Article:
How To Survive The Zombie Apocalypse (And Other Disasters)

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Virus outbreaks are popping up across the country, authorities are scrambling, the news is bleak, and you have no idea what’s going on. There are panicked rumors that zombies are behind the chaos and multiplying at a rapid pace, taking over one neighborhood at a time. Sirens are blaring across the city, the power just went out, and you’re stuck at home with a quarter-tank of gas. And the fear sweats. Relax. The undead may be gaining ground, but we’ll make sure you survive.

Stay Confident And Composed

Preparedness is 90-percent mental and 10-percent MacGyver. Like most humans on earth, you probably don’t have a well-stocked bunker waiting for you in a secluded Safe Zone. But sweet-talking your way onto a helicopter, stealing a bus, or hiding in the bathroom indefinitely might be just as useful. So keep your head cool, assess the situation, make a plan, and play to your strengths. Unless your strength is being a jerk (see below).


Don’t Be A Jerk

This has nothing to do with karma or being a good citizen. This is a key component to Survival 101. You should start working on this now, well before the apocalypse hits.


First things first, get to know your neighborhood. Sit on your stoop and chat with strangers. Volunteer. Offer to carry groceries. Give your landlord a holiday gift. Help with the school bake sale. Learn the names of your local bartender, librarian, or hardware-store owner (bonus points if you remember their hobbies. Or kid’s names). Why? Studies have found that communities (i.e., YOUR NEIGHBORS) are the best defense against disasters. Start forging those relationships now. You never know who might have your back when the chips are down.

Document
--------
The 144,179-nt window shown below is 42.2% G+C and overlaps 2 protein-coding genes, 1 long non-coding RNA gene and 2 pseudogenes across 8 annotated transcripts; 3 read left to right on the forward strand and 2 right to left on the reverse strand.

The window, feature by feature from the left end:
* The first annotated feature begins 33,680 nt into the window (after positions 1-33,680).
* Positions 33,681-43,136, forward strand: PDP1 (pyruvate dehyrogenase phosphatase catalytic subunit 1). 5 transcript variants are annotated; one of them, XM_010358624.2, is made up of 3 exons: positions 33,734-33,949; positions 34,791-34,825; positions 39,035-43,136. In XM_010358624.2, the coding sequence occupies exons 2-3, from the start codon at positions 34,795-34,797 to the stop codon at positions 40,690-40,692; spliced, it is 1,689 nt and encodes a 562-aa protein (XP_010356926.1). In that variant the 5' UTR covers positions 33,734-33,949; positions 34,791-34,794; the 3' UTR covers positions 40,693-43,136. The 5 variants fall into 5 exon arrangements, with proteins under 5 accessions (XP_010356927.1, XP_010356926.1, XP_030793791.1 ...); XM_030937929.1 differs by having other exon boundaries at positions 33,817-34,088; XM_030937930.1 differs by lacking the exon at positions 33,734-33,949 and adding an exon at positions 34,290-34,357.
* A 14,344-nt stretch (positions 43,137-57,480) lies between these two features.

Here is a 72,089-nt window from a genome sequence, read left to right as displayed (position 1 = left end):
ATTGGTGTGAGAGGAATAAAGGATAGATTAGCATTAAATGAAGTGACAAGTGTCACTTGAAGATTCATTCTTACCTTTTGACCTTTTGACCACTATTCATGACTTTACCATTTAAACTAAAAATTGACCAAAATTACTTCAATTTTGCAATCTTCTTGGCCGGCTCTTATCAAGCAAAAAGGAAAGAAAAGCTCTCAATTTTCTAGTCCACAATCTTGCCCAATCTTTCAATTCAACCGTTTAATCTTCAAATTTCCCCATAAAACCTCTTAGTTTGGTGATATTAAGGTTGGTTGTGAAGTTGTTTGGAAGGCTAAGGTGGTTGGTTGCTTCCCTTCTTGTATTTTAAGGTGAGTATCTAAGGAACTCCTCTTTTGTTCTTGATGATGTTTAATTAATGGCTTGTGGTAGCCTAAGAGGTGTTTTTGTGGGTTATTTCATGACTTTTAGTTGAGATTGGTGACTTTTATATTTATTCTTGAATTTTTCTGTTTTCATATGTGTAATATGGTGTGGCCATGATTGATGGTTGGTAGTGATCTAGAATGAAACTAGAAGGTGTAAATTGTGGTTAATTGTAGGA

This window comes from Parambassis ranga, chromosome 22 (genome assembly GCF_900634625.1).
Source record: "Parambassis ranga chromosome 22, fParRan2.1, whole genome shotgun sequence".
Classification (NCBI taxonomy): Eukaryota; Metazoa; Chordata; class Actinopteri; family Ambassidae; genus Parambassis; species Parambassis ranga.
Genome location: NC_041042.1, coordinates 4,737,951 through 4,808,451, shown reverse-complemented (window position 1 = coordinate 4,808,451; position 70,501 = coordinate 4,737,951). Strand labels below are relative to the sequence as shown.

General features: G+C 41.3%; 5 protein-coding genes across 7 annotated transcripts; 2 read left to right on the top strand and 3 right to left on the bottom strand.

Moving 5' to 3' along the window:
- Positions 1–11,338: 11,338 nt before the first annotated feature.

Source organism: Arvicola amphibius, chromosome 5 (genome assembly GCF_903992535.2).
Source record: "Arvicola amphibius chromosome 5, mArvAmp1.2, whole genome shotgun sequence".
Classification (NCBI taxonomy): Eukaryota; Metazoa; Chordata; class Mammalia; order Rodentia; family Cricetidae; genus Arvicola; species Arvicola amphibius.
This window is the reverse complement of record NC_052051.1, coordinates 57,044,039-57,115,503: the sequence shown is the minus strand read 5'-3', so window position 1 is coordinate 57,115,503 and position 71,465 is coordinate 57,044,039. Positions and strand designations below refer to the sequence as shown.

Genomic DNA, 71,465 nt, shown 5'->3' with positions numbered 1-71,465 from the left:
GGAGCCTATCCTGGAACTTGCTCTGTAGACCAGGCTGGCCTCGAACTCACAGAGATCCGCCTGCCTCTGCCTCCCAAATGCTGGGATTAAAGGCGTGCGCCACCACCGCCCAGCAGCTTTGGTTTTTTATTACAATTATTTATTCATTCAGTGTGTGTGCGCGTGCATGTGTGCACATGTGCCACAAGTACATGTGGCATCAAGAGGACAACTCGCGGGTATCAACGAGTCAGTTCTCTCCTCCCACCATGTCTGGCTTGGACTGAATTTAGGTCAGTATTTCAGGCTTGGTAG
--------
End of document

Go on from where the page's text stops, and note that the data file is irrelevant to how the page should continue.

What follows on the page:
Assume Your Phone Will Be Useless

So you’ve made a lot of friends and allies—well done! How do you contact them during the apocalypse? Cell towers will either get knocked down by mobs, or communication lines will hit capacity and black out. Either way, trying to make calls will be basically impossible. So if you want to coordinate an escape plan with a team, you have to get creative:

  • If wifi is still working, use social media to share your location and needs
  • Check trending hashtags for real-time updates on evacuation routes or terrifying photos
  • Update your status on Facebook Safety Check or add your name to the Red Cross “Safe & Well” Registry so your friends and family know you are okay
  • Make a communication plan and choose an out-of-state emergency contact person. It may be easier to reach them if local phone lines are overloaded and that person can become a communication hub. They can keep track of where everyone is, almost like a switchboard operator.

Stock Your Emergency Kit

Your cellphone doesn’t work, and you don’t know where anyone else is. At least you’ve packed a Go Bag in case you’re in this alone. What’s a Go Bag? A Go Bag is something you can throw on your back and hit the road with quick. It should be custom-built to fit your needs: Allergy medicine, extra contacts, copies of your ID, pet food, diapers, extra cash ... it’s totally up to you. Think about what will make your life easier in the first 48 hours after everything goes belly-up.